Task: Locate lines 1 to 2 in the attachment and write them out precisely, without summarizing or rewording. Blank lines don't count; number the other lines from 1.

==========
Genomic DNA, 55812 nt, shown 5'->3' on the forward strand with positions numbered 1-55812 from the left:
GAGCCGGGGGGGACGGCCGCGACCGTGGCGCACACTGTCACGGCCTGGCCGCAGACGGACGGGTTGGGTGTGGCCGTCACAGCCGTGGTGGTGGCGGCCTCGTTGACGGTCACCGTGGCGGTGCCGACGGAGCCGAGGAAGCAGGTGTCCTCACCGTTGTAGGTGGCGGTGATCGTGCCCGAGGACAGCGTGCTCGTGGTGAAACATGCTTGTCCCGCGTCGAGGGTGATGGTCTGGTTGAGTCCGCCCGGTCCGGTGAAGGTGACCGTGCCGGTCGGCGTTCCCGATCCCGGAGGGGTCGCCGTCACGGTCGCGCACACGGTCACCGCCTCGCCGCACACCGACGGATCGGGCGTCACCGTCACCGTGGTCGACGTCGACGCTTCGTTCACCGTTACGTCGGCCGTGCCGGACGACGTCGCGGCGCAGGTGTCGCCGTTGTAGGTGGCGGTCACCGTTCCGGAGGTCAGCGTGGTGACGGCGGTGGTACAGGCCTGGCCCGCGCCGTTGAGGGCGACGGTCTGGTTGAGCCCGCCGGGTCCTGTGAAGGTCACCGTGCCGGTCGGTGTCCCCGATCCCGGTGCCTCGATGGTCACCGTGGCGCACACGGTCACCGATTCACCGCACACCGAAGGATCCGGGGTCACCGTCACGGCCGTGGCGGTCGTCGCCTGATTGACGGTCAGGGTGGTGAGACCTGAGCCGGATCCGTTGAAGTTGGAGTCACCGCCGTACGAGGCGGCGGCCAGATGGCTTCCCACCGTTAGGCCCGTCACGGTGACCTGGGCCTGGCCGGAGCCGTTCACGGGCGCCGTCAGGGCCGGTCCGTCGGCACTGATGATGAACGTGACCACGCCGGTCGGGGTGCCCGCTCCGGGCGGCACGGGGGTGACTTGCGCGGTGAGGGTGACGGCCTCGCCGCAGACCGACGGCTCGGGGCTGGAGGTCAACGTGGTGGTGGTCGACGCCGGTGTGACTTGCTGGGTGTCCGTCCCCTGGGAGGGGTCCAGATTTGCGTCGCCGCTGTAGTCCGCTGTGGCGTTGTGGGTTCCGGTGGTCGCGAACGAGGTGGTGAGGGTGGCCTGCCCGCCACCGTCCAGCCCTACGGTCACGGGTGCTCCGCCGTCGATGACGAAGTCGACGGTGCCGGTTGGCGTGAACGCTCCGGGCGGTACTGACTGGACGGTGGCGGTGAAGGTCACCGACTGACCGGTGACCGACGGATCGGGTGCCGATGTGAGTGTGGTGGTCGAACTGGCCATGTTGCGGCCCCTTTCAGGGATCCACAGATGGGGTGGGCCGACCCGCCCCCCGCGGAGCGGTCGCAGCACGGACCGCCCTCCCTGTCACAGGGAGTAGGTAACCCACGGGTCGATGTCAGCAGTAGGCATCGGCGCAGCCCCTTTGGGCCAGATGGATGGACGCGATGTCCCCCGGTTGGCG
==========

Genomic DNA, 55812 nt, shown 5'->3' on the forward strand with positions numbered 1-55812 from the left:
GAGCCGGGGGGGACGGCCGCGACCGTGGCGCACACTGTCACGGCCTGGCCGCAGACGGACGGGTTGGGTGTGGCCGTCACAGCCGTGGTGGTGGCGGCCTCGTTGACGGTCACCGTGGCGGTGCCGACGGAGCCGAGGAAGCAGGTGTCCTCACCGTTGTAGGTGGCGGTGATCGTGCCCGAGGACAGCGTGCTCGTGGTGAAACATGCTTGTCCCGCGTCGAGGGTGATGGTCTGGTTGAGTCCGCCCGGTCCGGTGAAGGTGACCGTGCCGGTCGGCGTTCCCGATCCCGGAGGGGTCGCCGTCACGGTCGCGCACACGGTCACCGCCTCGCCGCACACCGACGGATCGGGCGTCACCGTCACCGTGGTCGACGTCGACGCTTCGTTCACCGTTACGTCGGCCGTGCCGGACGACGTCGCGGCGCAGGTGTCGCCGTTGTAGGTGGCGGTCACCGTTCCGGAGGTCAGCGTGGTGACGGCGGTGGTACAGGCCTGGCCCGCGCCGTTGAGGGCGACGGTCTGGTTGAGCCCGCCGGGTCCTGTGAAGGTCACCGTGCCGGTCGGTGTCCCCGATCCCGGTGCCTCGATGGTCACCGTGGCGCACACGGTCACCGATTCACCGCACACCGAAGGATCCGGGGTCACCGTCACGGCCGTGGCGGTCGTCGCCTGATTGACGGTCAGGGTGGTGAGACCTGAGCCGGATCCGTTGAAGTTGGAGTCACCGCCGTACGAGGCGGCGGCCAGATGGCTTCCCACCGTTAGGCCCGTCACGGTGACCTGGGCCTGGCCGGAGCCGTTCACGGGCGCCGTCAGGGCCGGTCCGTCGGCACTGATGATGAACGTGACCACGCCGGTCGGGGTGCCCGCTCCGGGCGGCACGGGGGTGACTTGCGCGGTGAGGGTGACGGCCTCGCCGCAGACCGACGGCTCGGGGCTGGAGGTCAACGTGGTGGTGGTCGACGCCGGTGTGACTTGCTGGGTGTCCGTCCCCTGGGAGGGGTCCAGATTTGCGTCGCCGCTGTAGTCCGCTGTGGCGTTGTGGGTTCCGGTGGTCGCGAACGAGGTGGTGAGGGTGGCCTGCCCGCCACCGTCCAGCCCTACGGTCACGGGTGCTCCGCCGTCGATGACGAAGTCGACGGTGCCGGTTGGCGTGAACGCTCCGGGCGGTACTGACTGGACGGTGGCGGTGAAGGTCACCGACTGACCGGTGACCGACGGATCGGGTGCCGATGTGAGTGTGGTGGTCGAACTGGCCATGTTGCGGCCCCTTTCAGGGATCCACAGATGGGGTGGGCCGACCCGCCCCCCGCGGAGCGGTCGCAGCACGGACCGCCCTCCCTGTCACAGGGAGTAGGTAACCCACGGGTCGATGTCAGCAGTAGGCATCGGCGCAGCCCCTTTGGGCCAGATGGATGGACGCGATGTCCCCCGGTTGGCG